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Patient Safety in Plastic Surgery

Trussler, Andrew P. M.D.; Tabbal, Georges N. M.D.

doi: 10.1097/PRS.0b013e31825dc349
CME
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Learning Objectives: After reading this article, the participant should be able to: 1. Recognize risk factors for venous thromboembolism and identify patients who would benefit from prophylactic anticoagulation; 2. Describe the effects of hypothermia in the perioperative period. 3. Understand the importance of blood pressure control in the plastic surgery patient.

Summary: This article provides a summary of important factors that contribute to improved patient safety in plastic surgery. The identification of patients and procedures that have an increased risk of complications enables the physician to carry out prophylactic measures to reduce the rate of these complications. Venous thromboembolism, hypothermia, bleeding diathesis, and perioperative hypertension are identifiable risks of plastic surgery, which can lead to significant morbidity and mortality. An evidence-based system and individual practice measures can help to decrease these risks. Thorough preoperative patient evaluation, detailed informed consent, and perioperative care delivered in a safe environment can contribute to improved safety in plastic surgery.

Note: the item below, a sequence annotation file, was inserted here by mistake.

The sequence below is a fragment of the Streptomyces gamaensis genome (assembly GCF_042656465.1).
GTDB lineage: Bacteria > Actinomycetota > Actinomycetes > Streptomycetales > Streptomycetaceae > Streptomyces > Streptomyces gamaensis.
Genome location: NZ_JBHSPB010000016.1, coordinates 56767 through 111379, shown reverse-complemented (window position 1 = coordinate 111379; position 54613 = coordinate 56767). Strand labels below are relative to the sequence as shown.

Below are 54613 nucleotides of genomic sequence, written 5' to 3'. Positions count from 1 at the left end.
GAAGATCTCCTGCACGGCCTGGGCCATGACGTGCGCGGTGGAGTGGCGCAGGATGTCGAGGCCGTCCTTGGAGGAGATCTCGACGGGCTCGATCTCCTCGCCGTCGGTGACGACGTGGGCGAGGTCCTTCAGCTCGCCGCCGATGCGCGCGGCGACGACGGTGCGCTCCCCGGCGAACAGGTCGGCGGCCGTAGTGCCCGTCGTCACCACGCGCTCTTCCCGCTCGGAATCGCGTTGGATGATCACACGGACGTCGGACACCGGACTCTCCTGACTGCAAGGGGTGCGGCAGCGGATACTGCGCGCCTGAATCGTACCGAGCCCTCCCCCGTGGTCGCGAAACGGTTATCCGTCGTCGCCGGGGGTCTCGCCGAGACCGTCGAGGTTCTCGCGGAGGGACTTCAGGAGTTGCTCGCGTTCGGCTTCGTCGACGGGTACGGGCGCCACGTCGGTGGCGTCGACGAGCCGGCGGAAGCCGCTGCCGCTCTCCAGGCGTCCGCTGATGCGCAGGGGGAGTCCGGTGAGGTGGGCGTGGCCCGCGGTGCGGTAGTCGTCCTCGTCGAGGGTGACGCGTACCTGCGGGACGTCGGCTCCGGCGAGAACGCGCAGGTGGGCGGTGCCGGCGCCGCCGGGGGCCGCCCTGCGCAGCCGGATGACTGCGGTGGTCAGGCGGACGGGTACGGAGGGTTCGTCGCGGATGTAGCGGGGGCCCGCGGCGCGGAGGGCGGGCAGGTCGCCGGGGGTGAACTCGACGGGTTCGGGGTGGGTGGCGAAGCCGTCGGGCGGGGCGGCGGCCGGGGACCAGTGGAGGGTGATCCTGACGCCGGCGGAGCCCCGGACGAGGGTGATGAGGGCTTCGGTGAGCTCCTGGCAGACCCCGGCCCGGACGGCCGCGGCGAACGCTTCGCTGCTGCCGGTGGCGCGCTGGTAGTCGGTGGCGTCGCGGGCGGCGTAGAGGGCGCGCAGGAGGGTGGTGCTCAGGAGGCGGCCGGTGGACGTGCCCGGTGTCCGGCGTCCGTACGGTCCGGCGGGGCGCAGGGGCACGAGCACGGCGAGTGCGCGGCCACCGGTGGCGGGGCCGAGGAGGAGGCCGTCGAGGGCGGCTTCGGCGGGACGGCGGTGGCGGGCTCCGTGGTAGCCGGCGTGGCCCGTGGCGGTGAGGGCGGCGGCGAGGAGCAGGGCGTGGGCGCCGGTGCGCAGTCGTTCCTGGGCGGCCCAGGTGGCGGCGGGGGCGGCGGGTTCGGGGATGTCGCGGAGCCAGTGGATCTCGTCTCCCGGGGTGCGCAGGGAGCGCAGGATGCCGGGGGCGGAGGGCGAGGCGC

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Dallas, Texas

From the Department of Plastic and Reconstructive Surgery, University of Texas Southwestern Medical Center.

Received for publication October 22, 2011; accepted February 2, 2012.

Disclosure: The authors have no financial conflicts of interests to disclose.

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Andrew P. Trussler, M.D.; atrussler2@yahoo.com

©2012American Society of Plastic Surgeons